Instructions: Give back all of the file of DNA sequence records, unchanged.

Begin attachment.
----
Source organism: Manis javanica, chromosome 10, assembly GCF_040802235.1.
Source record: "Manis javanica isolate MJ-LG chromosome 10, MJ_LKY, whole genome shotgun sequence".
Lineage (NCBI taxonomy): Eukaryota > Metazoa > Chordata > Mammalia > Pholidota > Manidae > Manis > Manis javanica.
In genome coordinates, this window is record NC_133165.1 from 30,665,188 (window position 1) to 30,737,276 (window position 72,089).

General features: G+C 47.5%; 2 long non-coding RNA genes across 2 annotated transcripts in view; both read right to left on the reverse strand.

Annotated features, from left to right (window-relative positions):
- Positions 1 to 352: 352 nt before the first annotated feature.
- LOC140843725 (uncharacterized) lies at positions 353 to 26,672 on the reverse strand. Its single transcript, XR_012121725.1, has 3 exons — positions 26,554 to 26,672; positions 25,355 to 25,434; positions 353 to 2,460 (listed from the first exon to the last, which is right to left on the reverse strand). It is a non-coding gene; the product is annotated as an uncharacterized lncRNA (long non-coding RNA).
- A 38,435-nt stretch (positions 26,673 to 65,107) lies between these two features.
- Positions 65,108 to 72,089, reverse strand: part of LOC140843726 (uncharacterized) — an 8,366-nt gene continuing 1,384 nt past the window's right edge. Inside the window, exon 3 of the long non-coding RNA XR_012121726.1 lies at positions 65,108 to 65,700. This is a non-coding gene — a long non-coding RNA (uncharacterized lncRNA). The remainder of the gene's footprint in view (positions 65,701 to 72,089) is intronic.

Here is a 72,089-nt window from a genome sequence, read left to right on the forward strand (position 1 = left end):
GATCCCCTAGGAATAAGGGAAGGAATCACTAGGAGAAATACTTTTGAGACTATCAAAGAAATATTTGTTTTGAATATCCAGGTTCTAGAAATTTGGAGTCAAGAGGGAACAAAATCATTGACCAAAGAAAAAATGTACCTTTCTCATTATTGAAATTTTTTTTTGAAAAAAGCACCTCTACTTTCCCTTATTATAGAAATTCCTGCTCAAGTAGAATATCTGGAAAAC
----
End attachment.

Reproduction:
Source organism: Manis javanica, chromosome 10, assembly GCF_040802235.1.
Source record: "Manis javanica isolate MJ-LG chromosome 10, MJ_LKY, whole genome shotgun sequence".
Lineage (NCBI taxonomy): Eukaryota > Metazoa > Chordata > Mammalia > Pholidota > Manidae > Manis > Manis javanica.
In genome coordinates, this window is record NC_133165.1 from 30,665,188 (window position 1) to 30,737,276 (window position 72,089).

General features: G+C 47.5%; 2 long non-coding RNA genes across 2 annotated transcripts in view; both read right to left on the reverse strand.

Annotated features, from left to right (window-relative positions):
- Positions 1 to 352: 352 nt before the first annotated feature.
- LOC140843725 (uncharacterized) lies at positions 353 to 26,672 on the reverse strand. Its single transcript, XR_012121725.1, has 3 exons — positions 26,554 to 26,672; positions 25,355 to 25,434; positions 353 to 2,460 (listed from the first exon to the last, which is right to left on the reverse strand). It is a non-coding gene; the product is annotated as an uncharacterized lncRNA (long non-coding RNA).
- A 38,435-nt stretch (positions 26,673 to 65,107) lies between these two features.
- Positions 65,108 to 72,089, reverse strand: part of LOC140843726 (uncharacterized) — an 8,366-nt gene continuing 1,384 nt past the window's right edge. Inside the window, exon 3 of the long non-coding RNA XR_012121726.1 lies at positions 65,108 to 65,700. This is a non-coding gene — a long non-coding RNA (uncharacterized lncRNA). The remainder of the gene's footprint in view (positions 65,701 to 72,089) is intronic.

Here is a 72,089-nt window from a genome sequence, read left to right on the forward strand (position 1 = left end):
GATCCCCTAGGAATAAGGGAAGGAATCACTAGGAGAAATACTTTTGAGACTATCAAAGAAATATTTGTTTTGAATATCCAGGTTCTAGAAATTTGGAGTCAAGAGGGAACAAAATCATTGACCAAAGAAAAAATGTACCTTTCTCATTATTGAAATTTTTTTTTGAAAAAAGCACCTCTACTTTCCCTTATTATAGAAATTCCTGCTCAAGTAGAATATCTGGAAAAC